Queensland government to provide more funding for community legal centres

Attorney -General and Minister for Justice Yvette D’Ath has announced $51.3 million in State and Commonwealth funding for Queensland’s vital community legal centres. Thirty-six  community services have been successful in securing funding for the next three years, starting from July 1.

But the Attorney-General warned that despite Queensland boosting its contribution, there was still a funding shortfall because of the Turnbull Government’s decision to slash $2 million from Queensland’s services.

“The Palaszczuk Government is now covering 60% of the costs of providing these vital services,” Mrs D’Ath said.

“In its proposed cuts, the Turnbull Government has turned its back on our most vulnerable because the funding shortfall will mean thousands of people across Queensland will be turned away from Community Legal Centres. “These centres need funding certainty to continue to do their valuable work.

“I call on the Turnbull Government to reverse the cuts that are proposed to come into effect on July 1.”

Mrs D’Ath said the Palaszczuk Government’s portion of the allocated funding to Community Legal Centres would increase every year over the next three years, but that would not stop the impacts these centres will feel from the Federal Government’s funding cliff.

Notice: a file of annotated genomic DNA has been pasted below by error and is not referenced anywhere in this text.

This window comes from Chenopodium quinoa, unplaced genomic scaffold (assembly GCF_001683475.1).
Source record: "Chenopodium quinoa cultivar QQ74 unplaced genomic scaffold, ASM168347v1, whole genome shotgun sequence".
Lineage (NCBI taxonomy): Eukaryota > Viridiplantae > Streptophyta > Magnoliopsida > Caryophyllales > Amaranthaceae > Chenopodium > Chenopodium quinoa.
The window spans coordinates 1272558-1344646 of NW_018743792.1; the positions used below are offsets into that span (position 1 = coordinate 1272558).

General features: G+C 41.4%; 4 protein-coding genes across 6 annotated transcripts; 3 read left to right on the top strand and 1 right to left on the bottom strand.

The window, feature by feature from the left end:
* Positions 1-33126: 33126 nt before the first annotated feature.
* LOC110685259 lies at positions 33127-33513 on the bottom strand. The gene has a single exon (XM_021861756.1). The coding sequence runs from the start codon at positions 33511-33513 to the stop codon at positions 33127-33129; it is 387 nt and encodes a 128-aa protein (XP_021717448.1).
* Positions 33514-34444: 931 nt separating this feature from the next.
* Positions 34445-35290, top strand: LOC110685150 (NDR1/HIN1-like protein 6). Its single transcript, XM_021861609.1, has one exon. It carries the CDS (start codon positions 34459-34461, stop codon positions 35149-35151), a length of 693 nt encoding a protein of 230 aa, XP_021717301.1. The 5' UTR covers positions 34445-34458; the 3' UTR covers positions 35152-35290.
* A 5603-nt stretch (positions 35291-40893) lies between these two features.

“The Women’s Legal Service will receive an extra $100,000 from the Palaszczuk Government to run its Help Line, in addition to receiving $3.6 million over the next three years.

“The two Queensland Environmental Defenders Offices, which had all their funding stripped by the LNP Government, will receive $600,000. The Gold Coast Community Legal Centre and Advice Bureau receives an extra $105,000 a year, taking their funding up to $2.5 million and the North Queensland Women’s Legal Service receives $2.4 million for its vital services in Townsville and Cairns.”

The Caxton Legal Centre has also been allocated $4.8 million over the next three years to continue delivering services, including assisting those involved in Domestic and Family Violence matters. The government says it worked in partnership with the sector’s peak body, Community Legal Centres Queensland, to develop an evidence-based approach to funding allocations.

 

 

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